A blizzard forces a group of four to take shelter at Minnie’s Haberdashery where they encounter four more strangers. With betrayal and deception, the eight strangers realise they may not make it to destination, Red Rock, after all.
The Hateful Eight offers impeccable framing, mountain landscapes, opening with a snow covered statue of Jesus. This film is all about justice and executions. The film is broken up with synonymous Quentin Tarantino chapter title cards. With Outlaw Josey Wales and Spaghetti Western coolness mixed with Tarantino seemingly nonchalant, yet, diligent story telling The Hateful Eight partly plays out like a heavyweight Cluedo mystery. Escaping an impeding blizzard menacing Russell known as the Hangman and bounty hunter outlaw Samuel Jackson ooze charisma and the whole cast clearly enjoy the wordplay. With its few locations (Reminiscent of Reservoir Dogs), as the group are isolated at a stagecoach passover (incidentally including Dogs’ actor Tim Roth) it’s mostly reliant on the actors talents and script. There’s notably interesting flashbacks and a midway 4th wall voice over which brakes the confinement of the film up. Thankfully, the planets are aligned and all the elements like a jigsaw puzzle fit together in Tarantino’s favour.
Ennio Morricone score is perfect, but Tarantino also slips in a track and later a song performance (by an almost unrecognisable excellent Jennifer Jason Leigh) which surprisingly work considering its a winter set Western. There’s a fanboy moment in a snowstorm where they stake guide rods and Ennio’s score pulses harking back to the remote beats and paranoia of The Thing. It has a small cast ensemble. As the opening credits run anyone with an appreciation of film will have a inclination it’s a Tarantino film simply by its tight casting, from classic to cult actors. Many he has already worked with and some he’s prompted a deserving career revival. Samuel L. Jackson is outstanding with his Sherlock-like prowess. Walton Goggins is particularly notable. The supporting cast are great and include the likes of Zoe Bell, (surprisingly seriously good) Channing Tatum, Michael Madsen (also of Reservoir Dogs) to name a few.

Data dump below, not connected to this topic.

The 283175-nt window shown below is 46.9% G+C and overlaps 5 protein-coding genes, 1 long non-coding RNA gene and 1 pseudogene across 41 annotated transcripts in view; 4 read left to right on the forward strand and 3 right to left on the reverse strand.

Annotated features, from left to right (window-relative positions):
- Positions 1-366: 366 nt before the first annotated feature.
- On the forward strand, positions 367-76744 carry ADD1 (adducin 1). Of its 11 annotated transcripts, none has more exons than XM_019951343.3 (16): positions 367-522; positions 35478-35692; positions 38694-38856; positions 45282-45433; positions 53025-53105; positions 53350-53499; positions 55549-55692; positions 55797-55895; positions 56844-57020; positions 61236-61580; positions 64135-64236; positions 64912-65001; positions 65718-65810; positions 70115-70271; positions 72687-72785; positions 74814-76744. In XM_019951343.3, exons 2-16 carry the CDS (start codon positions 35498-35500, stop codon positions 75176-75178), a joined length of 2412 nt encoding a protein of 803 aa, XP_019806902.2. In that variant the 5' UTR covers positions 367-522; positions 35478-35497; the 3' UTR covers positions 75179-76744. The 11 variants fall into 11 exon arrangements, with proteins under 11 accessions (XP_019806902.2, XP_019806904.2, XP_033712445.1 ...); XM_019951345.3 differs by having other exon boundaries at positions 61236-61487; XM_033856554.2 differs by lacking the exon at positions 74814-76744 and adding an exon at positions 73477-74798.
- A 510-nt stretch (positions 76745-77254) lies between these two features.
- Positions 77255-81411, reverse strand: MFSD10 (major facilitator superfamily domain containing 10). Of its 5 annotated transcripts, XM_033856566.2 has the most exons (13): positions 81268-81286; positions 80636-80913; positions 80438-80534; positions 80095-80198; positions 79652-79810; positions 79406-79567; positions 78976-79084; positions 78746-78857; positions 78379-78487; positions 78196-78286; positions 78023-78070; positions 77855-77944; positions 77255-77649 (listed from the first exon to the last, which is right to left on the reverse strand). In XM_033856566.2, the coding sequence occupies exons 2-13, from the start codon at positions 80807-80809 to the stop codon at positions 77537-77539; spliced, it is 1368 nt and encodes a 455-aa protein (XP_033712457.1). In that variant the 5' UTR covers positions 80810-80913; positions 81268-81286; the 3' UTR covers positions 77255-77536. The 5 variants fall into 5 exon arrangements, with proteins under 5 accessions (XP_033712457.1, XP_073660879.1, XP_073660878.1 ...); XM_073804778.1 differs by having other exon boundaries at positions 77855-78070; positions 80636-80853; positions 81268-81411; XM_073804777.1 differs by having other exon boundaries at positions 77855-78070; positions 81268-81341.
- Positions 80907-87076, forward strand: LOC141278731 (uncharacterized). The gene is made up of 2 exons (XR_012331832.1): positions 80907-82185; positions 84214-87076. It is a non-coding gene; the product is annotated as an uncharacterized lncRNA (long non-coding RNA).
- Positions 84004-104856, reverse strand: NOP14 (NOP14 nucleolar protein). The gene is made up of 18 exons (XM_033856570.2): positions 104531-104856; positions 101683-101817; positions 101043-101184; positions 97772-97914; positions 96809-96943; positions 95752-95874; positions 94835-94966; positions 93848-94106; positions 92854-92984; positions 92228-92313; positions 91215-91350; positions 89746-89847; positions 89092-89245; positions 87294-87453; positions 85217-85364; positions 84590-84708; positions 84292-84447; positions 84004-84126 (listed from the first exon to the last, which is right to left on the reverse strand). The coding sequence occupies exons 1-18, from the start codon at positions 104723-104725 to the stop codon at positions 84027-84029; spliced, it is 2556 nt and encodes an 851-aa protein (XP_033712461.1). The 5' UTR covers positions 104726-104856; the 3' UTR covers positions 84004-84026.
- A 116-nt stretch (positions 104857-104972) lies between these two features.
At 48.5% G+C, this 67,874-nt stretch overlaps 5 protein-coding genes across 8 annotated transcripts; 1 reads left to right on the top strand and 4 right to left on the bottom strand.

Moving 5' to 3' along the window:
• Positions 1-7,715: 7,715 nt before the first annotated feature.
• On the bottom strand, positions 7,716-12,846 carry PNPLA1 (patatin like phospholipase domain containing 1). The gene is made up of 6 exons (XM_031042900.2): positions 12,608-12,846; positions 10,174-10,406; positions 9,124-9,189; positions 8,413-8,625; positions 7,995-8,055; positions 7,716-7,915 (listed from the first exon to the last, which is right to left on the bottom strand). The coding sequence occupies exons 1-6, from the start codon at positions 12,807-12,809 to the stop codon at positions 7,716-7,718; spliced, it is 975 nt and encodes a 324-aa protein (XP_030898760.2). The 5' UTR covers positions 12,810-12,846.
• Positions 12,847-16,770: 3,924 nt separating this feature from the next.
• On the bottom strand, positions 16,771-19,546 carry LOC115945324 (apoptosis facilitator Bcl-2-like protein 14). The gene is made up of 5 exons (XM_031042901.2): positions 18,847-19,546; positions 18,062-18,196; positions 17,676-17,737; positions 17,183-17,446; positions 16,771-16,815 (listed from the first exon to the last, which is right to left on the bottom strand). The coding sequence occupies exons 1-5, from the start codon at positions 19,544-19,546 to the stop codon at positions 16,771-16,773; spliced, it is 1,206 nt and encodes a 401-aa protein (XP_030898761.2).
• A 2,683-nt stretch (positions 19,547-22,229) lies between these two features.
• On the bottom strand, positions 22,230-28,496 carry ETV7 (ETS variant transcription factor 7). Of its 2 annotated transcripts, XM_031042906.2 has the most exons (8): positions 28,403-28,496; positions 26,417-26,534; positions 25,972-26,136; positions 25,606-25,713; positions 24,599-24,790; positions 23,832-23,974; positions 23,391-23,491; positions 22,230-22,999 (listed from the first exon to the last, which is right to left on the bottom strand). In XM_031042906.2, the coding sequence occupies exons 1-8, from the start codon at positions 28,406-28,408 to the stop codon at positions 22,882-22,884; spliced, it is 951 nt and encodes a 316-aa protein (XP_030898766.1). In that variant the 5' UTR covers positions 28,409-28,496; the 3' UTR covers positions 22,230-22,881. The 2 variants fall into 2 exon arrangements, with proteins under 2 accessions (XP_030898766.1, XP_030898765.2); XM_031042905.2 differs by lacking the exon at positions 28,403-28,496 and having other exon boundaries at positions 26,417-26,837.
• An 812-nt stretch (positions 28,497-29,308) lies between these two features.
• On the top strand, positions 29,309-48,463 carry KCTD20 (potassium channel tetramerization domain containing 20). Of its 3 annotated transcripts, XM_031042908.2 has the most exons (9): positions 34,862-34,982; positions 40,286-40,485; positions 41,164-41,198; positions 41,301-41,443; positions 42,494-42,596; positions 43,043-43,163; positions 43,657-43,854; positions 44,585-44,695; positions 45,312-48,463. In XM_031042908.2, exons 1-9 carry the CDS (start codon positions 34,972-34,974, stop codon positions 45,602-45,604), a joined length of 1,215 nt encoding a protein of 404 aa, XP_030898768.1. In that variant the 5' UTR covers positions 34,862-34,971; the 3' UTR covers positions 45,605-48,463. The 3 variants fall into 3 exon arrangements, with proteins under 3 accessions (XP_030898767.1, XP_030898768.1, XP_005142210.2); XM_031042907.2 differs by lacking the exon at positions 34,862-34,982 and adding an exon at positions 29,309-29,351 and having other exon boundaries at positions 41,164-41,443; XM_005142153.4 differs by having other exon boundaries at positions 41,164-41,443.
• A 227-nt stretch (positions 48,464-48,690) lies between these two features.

It’s a fine production, packed with seemingly period authenticity, excellent costumes, props, right down to the mutton chops and facial hair. There’s plenty of historical social commentary, modern mirroring subtext and choice language that intentional or not will no doubt cause ears to prick up as the array of characters interact. Cinematographer Robert Richardson, who has worked with Tarantino on various film along with the naturalist lighting and setting gives the proceedings visual weight.
Lincoln letters, horse carriages, shootouts, it’s gritty, violent, hard hitting packed with punchy dialogue driven scenes. It’s edgy, naturalistic with poisoning, double crosses, twists and turns synonymous with Tarantino’s back catalogue. There’s also a memorable gross out scene with sick and blood, also severed limbs courteous of make-up veteran Greg Nicotero. There’s exploding heads and when the tension builds and shoot outs happen they have a brutal impact.
There are great character arcs and development but debatably Russell and Roth steal the show. It’s undeniably talkie but with plot surprises, fine performances and sharp writing, if you like Tarantino’s trademark style and Westerns in general it’s doesn’t get much better than this.